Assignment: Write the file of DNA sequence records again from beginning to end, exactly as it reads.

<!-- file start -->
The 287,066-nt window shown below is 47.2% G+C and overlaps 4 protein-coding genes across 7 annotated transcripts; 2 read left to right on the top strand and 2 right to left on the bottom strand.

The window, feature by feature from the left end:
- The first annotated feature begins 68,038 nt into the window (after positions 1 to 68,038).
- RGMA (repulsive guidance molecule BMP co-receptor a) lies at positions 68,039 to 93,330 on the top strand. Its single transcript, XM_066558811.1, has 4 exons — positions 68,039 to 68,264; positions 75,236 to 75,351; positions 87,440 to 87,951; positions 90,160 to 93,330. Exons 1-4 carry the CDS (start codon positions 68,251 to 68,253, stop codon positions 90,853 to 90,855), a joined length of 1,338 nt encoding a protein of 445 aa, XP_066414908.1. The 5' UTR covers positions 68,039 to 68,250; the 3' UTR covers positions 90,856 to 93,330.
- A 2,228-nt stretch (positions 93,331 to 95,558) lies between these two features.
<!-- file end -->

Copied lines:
The 287,066-nt window shown below is 47.2% G+C and overlaps 4 protein-coding genes across 7 annotated transcripts; 2 read left to right on the top strand and 2 right to left on the bottom strand.

The window, feature by feature from the left end:
- The first annotated feature begins 68,038 nt into the window (after positions 1 to 68,038).
- RGMA (repulsive guidance molecule BMP co-receptor a) lies at positions 68,039 to 93,330 on the top strand. Its single transcript, XM_066558811.1, has 4 exons — positions 68,039 to 68,264; positions 75,236 to 75,351; positions 87,440 to 87,951; positions 90,160 to 93,330. Exons 1-4 carry the CDS (start codon positions 68,251 to 68,253, stop codon positions 90,853 to 90,855), a joined length of 1,338 nt encoding a protein of 445 aa, XP_066414908.1. The 5' UTR covers positions 68,039 to 68,250; the 3' UTR covers positions 90,856 to 93,330.
- A 2,228-nt stretch (positions 93,331 to 95,558) lies between these two features.